A recurring theme in Warren’s art that is evident in his recent paintings is the idea of the figure not only being in the landscape but appearing as part of this landscape. For many years, like his great idol in Australian art Ian Fairweather, he would paint in acrylic, standing over the canvas on the floor mapping out the forms of the landscape and the figures. In more recent years, when the physical effort of standing over the canvas became too arduous, he turned to painting at his easel in oils with a heightened tactility and frequently a great lightness of touch. Some of his most successful late works are highly textured pieces in oil stick on paper where there is a sense of illusion – a visionary fleeting image – a spiritual quality. The rainforest is rarely distant from his art, along with the idea of overlapping forms that surround you from all sides and that encourage you to call upon your imagination to travel within them.

For Warren, the art process involves something intuitive and not a programmed act and there is a stage where the painting or drawing takes over and the artist’s intellect moves to the background. As he recently said, “The great problem in making art is this battle we all have between intuition and logic; one can become too logical about the work. If one could only get back to the innocence of childhood – where one doesn’t think too much but simply does – then I think it would be a great deal better.”

In 2021 Warren became one of Australia’s best-known artists as the subject of Peter Wegner’s portrait of the artist at the age of 100, for which Wegner was awarded the Archibald Prize on the Archibald’s 100th anniversary. Being 100 as an artist in Australia is no longer such as rare phenomenon – Erwin Fabian and Inge King are two other recent examples. What is changing is that we now look up to artists like Warren as elders who have attained experience and wisdom that they share with us through their art.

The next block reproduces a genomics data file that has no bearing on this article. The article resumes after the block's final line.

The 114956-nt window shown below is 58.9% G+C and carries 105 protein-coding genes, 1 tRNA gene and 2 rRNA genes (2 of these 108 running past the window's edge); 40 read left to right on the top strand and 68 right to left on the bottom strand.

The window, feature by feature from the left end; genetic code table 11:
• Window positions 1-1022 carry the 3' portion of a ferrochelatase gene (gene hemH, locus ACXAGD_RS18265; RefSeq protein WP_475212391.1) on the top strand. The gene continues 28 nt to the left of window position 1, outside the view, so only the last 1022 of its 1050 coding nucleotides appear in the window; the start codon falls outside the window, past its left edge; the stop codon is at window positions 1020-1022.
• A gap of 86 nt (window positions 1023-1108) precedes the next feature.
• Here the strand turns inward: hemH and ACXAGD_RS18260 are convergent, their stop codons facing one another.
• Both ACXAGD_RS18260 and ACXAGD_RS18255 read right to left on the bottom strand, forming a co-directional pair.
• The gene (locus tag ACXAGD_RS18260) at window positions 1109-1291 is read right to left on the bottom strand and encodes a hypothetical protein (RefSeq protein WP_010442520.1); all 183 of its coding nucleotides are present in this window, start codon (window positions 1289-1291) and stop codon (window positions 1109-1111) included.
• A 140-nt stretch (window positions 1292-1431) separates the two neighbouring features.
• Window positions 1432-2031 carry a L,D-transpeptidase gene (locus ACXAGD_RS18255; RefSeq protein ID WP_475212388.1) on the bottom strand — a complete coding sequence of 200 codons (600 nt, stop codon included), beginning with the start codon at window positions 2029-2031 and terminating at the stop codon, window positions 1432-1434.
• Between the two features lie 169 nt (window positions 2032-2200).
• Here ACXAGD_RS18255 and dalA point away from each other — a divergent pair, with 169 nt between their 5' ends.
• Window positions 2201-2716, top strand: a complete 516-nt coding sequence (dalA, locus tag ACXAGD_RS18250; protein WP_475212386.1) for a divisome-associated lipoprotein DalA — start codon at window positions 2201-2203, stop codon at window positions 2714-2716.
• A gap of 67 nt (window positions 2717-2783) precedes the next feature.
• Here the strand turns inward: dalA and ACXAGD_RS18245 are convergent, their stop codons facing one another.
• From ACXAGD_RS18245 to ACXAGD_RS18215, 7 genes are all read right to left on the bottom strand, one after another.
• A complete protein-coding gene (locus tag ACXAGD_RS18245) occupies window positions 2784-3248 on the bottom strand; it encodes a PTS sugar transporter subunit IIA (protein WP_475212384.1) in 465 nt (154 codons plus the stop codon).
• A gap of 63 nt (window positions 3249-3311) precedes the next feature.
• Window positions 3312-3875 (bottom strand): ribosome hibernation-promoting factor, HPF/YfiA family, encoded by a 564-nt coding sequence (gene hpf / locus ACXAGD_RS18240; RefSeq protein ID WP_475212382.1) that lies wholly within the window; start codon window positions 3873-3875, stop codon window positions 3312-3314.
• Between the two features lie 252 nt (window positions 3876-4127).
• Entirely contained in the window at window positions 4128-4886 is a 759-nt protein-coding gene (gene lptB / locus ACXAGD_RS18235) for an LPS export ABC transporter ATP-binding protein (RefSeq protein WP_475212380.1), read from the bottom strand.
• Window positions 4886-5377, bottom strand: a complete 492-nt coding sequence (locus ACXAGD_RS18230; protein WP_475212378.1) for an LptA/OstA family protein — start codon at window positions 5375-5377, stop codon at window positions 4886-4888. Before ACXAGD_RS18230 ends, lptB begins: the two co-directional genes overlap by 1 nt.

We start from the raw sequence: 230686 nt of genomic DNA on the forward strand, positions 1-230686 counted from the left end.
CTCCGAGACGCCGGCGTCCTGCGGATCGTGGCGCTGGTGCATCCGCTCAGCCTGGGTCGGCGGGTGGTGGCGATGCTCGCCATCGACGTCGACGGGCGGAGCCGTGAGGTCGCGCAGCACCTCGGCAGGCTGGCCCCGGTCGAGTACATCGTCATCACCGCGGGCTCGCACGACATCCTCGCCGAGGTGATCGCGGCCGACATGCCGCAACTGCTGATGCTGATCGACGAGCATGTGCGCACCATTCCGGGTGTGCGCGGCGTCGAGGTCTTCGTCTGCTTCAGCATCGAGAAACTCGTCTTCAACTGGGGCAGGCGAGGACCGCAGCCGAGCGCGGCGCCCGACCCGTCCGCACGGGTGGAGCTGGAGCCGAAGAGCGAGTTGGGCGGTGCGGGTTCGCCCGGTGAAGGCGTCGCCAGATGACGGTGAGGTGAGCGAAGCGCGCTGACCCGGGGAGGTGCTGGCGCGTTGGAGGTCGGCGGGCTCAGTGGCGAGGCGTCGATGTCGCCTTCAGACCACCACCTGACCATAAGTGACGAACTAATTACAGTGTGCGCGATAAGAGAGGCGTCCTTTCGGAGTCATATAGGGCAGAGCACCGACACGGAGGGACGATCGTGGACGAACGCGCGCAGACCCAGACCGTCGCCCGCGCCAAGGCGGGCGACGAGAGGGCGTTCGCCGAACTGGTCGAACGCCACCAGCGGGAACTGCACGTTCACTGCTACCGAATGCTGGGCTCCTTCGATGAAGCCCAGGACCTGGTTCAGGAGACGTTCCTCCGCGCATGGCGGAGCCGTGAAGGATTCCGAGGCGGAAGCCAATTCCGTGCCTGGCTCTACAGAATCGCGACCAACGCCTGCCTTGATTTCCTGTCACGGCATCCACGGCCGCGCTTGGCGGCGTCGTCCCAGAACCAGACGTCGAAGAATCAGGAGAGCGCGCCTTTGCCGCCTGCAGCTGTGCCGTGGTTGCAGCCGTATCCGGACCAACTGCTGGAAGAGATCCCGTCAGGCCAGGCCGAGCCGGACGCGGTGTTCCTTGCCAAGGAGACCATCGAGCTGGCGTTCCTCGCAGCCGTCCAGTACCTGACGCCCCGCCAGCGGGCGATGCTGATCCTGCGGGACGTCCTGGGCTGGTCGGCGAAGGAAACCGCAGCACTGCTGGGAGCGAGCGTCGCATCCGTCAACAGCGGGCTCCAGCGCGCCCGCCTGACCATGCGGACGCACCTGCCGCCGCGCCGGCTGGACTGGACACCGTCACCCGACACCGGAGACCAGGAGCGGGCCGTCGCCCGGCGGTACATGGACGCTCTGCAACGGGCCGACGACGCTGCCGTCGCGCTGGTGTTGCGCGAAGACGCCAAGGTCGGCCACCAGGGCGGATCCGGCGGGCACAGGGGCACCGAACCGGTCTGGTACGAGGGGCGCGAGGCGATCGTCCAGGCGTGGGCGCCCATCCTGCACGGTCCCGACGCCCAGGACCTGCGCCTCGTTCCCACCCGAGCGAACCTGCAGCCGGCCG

I have represented Guy Warren since I opened my gallery in 2015. In addition to his considerable history as an important Australian artist who has exhibited since the 1950s, I am amazed at how vibrant, layered, joyous and relevant Guy’s work continues to be. His paintings and drawings have a continuing engagement with the natural environment and man’s relationship with it, themes which remain significant and very contemporary. Guy celebrated his 100th birthday this year, with several commemorative exhibitions at the National Art School and the University of Wollongong Gallery. Peter Wegner’s Portrait of Guy was awarded the 2021 Archibald Prize and Guy was featured in ABC’s Finding The Archibald. It is terrific to see him celebrated so widely in his 100th year.

The last few years have been an exciting time for Guy and it feels like a real reassessment of his work has occurred, with considerable interest from media and institutions. Prices have increased accordingly, but for a significant Australian artist his work remains accessible, especially his drawings and works on paper. Guy is a truly unique artist in that his work appeals to both seasoned collectors and followers of Australian art history, but also to younger buyers – his colour-driven and expressionistic works have attracted a good following among new collectors. It is really rewarding to see a new generation respond to his work.


I first met Guy when I studied at the University of Wollongong (UOW) where Guy was the director of the UOW Art Collection. Guy has had a long-sustained career that has constantly been in a state of reinvention and re-invigoration.

I think Guy found his themes quite early – the figure in the landscape and humankind’s relationships to that landscape. These are big themes to which you can constantly loop back. I think Guy also had the good fortune, although it may not have felt like that at the time, of being at the experimental Tin Sheds in the early 1970s when the whole practice of painting was in a state of flux. This lead to some of his most radical work, like running a painting through a washing machine. He was able to reconstruct a new kind of painting practice.

Guy’s continuing influence is in his constant depiction of the landscape and humankind’s relationship to it – something that seems more relevant now than when he began. I think Guy has always had doubt about art’s potential to solve problems of the world – but I don’t think that has deterred his belief in the value of making and of asking these big global questions and there is something really admirable about that.

Over such a long career there are also pockets of his practice that still need to be unravelled. And Guy is still making in the studio, trying to understand the world – so there is great work still to come.

This article was originally published in Art Collector issue 99, January-March 2022.